Written in the wind
Jaipur, India


 

David Hawkins returns to India on a quest to discover Jaipur’s pink Palace of the Winds and learns that there is great colour, beauty, scent and sound lingering in the city’s air.

A packed side street in Jaipur suddenly disperses and we see why. Coming our way is a herd of hefty and oblivious cows. I jump out of the way and press myself against the wall – a common reaction to a common occurrence here in India – my years of experience of living and travelling in this great nation have given me such animal-avoiding reflexes. We’re going to be here a while, I think to myself, turning to my boyfriend Thomas to gesture him to do exactly the same and be ready to wait. But he’s even more oblivious than the cows, tucking into an aloo paratha wrapped in local newspaper, beaming me a smile and a thumbs up, signalling just how much fun he’s having on his first trip to India. I smile back, relieved that my German man, a lover of order, minimalism and punctuality also sees the beauty of the chaotic country that I love so much.

Our decision to come to India started in London at the studio of artist Hormazd Narielwalla. It was a cold and dreary London day and as we entered the studio we were both drawn to a 12-panel artwork covering one of its walls entitled The Pink City, inspired by Jaipur. The work was delicately created in shades of pink and marble paper, creating a representation of the Hawa Mahal, the city’s infamous Wind Palace. Thomas was sold, but I wasn’t immediately sure. Having travelled India more than any other country, I was more than a little apprehensive about whether the man I love was ready to cope with the country that I love. India is not always an easy destination to visit – especially for those who expect trains to run on time. 

Rajasthan is the heart of India with Jaipur as its capital, divided into the old city and new. The new city showcases where India is headed, with wide roads, perfectly manicured gardens and luxury hotels, constantly trying to maintain a veneer of order. In contrast, the old part of the city is fun, whimsical and somewhat like a crazy, hedonistic older brother. 

This story first appeared in The Magical Madrid Issue, available in print and digital.

This story first appeared in The Magical Madrid Issue, available in print and digital.

Subscribe today or purchase a back copy via our online shop.

Our driver drops us at the entrance to the old city where a majestic yet faded archway is our gateway into the unknown. We bid farewell to any idea of orientation as we enter, allowing ourselves to get lost. We wanted to breathe in the city, taste it and let it intoxicate us with all it had to offer; after all, India is all about the senses. As we walk through, it starts to happen – sight, smell, hearing and taste are all immediately stimulated as we are bombarded equally by the most beautiful and horrific smells that merge into one heady scent – one minute an explosion of florals, next the cheap red diesel of the rickshaws. The mouthwatering aroma of street-food fights the stomach-turning smell of the fish market in just a short walk. Incense blows in from the local temple, like an aphrodisiac, pulling us deeper and deeper into the city’s dark and ancient side streets. Cumin, anise and turmeric embrace us as spice sellers start to line the streets and hawk their goods, the air so thick with the smell of cinnamon, yet it’s paprika that lingers on our palates.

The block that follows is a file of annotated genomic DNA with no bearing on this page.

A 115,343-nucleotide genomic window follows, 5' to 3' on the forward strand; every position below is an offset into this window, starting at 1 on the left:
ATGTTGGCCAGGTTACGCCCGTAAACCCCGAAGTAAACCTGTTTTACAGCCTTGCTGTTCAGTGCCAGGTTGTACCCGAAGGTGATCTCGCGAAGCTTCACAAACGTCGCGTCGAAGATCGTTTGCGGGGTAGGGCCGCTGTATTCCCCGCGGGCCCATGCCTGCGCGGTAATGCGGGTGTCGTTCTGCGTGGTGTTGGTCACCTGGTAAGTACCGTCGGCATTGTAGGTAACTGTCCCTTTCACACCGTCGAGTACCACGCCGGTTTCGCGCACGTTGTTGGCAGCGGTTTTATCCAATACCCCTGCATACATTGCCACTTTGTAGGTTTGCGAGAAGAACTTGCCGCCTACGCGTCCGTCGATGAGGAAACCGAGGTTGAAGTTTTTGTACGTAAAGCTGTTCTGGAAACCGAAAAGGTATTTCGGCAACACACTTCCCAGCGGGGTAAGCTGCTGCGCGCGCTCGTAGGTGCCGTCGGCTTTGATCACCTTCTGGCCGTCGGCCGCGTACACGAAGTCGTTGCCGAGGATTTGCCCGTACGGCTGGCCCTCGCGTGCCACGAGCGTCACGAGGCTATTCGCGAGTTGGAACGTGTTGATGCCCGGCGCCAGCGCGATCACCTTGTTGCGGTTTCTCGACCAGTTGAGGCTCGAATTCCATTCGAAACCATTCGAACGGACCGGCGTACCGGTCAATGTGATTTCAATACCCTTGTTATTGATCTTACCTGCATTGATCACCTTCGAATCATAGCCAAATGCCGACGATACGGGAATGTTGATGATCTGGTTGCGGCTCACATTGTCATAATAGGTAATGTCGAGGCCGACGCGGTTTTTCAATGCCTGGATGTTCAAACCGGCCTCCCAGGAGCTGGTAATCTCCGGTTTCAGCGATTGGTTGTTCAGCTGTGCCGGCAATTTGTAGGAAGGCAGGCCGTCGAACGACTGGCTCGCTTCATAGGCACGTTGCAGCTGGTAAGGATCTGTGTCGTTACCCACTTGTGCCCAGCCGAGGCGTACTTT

Throughout this muddled chaos, there is some sense of order. Whole areas of the city are given over to selling the same thing, with each of the ubiquitous stalls claiming to be selling the best cinnamon in India, for example. Another road sells only sewing machines, vintage ones that have been around for decades but are still fit for use. In India, nothing is ever thrown away, especially not when it can be mended and sold on. An army of young men are hammering away at the traditional pedal-powered machines – with so many people throughout the country still living without electricity and basic utilities, such tools from a bygone era are still highly prized. 

The next street reveals what looks like more spices, except they’re vividly coloured. But spice it is not, these powders are used for dyeing fabrics – unless of course, you happen to find yourself in this very street during the Hindi festival of Holi, the festival of colours, also known as the festival of love. Holi is famous for people taking to the streets spraying each other with water and coloured powders and anyone there is fair game. It’s a magical festival and the streets are filled with laughter and colour.

We turn a corner and go even deeper into the city, where the noise and banter of trading get louder with each step. Suddenly I’m hit by the smell of sandalwood, on a narrow road flanked by buildings blocking out the light apart from a single narrow beam, like a follow-spot. We stumble upon the courtyard of a temple basking in the spotlight and before us stands an intricate stone carving of an ancient Hindu goddess. We look up and towering over us, climbing up far above the otherwise dark streets, stretching into the sky as if escaping the chaos that lies around is the rest of the temple, with every inch of stone hand-carved with the images of gods. Our ears fill with the rhythmic chanting and ringing of bells and we both fall into a hypnotic lull of calm and peace.